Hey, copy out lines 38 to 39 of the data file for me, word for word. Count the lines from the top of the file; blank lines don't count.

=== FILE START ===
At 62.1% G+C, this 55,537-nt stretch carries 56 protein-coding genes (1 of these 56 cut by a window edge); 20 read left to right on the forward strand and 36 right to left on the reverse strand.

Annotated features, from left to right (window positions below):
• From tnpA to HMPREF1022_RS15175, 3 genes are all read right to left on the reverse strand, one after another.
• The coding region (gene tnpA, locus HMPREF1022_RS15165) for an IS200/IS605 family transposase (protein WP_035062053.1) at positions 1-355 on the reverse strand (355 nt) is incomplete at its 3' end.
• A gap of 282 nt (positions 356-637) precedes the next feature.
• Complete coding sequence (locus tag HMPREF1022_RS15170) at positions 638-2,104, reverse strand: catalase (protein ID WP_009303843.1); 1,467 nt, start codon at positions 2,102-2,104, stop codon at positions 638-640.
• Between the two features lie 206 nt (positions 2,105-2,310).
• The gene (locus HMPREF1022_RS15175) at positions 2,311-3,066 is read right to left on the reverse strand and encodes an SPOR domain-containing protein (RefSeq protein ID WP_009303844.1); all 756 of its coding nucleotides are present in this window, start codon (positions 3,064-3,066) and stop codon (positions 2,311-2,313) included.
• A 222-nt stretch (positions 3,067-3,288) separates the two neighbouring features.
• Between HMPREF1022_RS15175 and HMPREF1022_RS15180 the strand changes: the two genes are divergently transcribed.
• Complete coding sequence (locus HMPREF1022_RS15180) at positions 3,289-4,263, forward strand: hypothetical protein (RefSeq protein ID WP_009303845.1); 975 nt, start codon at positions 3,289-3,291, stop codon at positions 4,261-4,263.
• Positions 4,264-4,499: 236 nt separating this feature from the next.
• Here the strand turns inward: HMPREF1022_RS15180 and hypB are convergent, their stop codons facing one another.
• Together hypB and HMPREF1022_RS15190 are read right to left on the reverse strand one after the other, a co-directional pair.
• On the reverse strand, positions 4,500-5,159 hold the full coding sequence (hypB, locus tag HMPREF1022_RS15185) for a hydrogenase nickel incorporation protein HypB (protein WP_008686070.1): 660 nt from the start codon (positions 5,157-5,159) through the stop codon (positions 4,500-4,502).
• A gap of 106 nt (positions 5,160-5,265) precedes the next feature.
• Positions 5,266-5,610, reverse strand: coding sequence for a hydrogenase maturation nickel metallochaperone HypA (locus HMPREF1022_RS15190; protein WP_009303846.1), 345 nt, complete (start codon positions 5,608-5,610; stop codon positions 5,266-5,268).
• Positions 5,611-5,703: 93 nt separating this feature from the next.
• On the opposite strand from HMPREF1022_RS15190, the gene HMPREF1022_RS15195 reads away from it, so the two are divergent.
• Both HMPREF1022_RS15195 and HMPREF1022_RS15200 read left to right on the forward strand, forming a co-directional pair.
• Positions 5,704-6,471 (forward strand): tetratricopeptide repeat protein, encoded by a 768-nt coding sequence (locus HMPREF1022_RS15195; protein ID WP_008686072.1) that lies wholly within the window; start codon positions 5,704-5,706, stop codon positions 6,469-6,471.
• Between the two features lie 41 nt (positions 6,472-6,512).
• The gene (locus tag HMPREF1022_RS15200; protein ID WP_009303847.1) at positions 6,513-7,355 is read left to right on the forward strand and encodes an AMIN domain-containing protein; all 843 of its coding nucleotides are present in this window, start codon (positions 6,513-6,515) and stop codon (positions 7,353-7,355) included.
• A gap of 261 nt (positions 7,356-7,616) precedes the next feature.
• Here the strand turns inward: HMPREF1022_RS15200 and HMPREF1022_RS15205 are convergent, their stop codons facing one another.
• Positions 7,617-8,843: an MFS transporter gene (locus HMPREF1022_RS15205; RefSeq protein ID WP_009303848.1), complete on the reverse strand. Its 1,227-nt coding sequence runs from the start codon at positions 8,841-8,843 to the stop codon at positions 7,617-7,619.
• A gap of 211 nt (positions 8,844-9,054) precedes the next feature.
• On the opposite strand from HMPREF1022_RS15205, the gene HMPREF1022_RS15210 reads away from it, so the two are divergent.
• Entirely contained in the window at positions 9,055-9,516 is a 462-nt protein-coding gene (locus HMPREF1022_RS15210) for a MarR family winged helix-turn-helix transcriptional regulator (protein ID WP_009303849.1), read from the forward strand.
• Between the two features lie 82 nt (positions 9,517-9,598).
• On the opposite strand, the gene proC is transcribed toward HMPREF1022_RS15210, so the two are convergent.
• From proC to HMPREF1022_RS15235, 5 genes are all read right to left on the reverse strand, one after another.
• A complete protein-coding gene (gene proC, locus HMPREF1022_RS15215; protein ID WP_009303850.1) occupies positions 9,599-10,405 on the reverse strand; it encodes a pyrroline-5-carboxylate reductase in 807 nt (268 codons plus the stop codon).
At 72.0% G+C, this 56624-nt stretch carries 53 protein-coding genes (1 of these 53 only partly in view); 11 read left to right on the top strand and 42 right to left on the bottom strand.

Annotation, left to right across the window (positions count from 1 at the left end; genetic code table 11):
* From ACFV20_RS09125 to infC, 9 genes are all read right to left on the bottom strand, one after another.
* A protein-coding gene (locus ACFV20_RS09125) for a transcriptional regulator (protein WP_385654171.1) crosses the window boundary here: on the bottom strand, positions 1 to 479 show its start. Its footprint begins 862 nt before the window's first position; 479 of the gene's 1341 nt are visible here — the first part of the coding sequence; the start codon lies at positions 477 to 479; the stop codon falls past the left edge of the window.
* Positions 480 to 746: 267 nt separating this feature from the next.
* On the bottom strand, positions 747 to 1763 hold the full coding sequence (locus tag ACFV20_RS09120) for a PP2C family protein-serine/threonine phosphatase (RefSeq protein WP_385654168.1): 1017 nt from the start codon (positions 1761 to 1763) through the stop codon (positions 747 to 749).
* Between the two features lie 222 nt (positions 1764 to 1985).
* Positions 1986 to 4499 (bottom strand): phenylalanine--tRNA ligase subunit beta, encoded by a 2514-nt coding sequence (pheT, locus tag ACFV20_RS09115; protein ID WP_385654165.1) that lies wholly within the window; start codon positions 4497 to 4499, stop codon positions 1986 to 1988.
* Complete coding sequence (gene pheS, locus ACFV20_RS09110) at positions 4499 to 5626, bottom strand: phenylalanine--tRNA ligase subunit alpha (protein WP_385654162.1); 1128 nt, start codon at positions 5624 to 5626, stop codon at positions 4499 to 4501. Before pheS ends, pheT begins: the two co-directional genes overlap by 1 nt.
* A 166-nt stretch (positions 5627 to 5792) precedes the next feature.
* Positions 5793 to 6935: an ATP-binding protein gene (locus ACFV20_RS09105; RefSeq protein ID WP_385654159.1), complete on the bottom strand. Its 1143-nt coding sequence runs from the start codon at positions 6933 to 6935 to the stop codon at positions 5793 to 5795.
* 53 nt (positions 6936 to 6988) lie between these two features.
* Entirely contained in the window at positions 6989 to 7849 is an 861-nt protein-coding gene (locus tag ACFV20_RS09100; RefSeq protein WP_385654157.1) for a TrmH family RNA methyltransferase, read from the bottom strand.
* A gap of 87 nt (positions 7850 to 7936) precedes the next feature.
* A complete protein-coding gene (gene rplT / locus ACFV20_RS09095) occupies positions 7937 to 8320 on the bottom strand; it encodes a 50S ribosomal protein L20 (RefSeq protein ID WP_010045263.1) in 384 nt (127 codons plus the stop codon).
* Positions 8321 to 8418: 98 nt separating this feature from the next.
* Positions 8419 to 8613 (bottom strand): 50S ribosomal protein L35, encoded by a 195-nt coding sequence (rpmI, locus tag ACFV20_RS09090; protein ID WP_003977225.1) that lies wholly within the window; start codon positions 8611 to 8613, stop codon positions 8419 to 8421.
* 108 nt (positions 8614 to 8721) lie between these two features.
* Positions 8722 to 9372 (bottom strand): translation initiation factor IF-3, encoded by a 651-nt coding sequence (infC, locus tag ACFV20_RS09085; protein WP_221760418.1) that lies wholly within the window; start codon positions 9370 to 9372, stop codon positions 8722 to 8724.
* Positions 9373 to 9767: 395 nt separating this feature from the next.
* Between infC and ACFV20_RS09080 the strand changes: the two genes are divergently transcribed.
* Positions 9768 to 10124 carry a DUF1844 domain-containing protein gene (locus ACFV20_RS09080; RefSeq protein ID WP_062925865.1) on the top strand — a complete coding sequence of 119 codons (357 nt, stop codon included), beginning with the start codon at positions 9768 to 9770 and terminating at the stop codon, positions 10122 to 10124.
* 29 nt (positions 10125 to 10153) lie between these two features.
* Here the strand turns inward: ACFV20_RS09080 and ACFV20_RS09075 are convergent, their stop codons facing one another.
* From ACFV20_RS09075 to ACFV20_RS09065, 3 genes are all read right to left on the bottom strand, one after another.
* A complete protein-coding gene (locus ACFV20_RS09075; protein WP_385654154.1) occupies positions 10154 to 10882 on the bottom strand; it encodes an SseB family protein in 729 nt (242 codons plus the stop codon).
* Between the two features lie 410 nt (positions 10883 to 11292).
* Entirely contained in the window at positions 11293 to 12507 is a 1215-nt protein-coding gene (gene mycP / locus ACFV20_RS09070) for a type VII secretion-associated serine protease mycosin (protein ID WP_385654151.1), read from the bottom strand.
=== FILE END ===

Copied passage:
* Positions 480 to 746: 267 nt separating this feature from the next.
* On the bottom strand, positions 747 to 1763 hold the full coding sequence (locus tag ACFV20_RS09120) for a PP2C family protein-serine/threonine phosphatase (RefSeq protein WP_385654168.1): 1017 nt from the start codon (positions 1761 to 1763) through the stop codon (positions 747 to 749).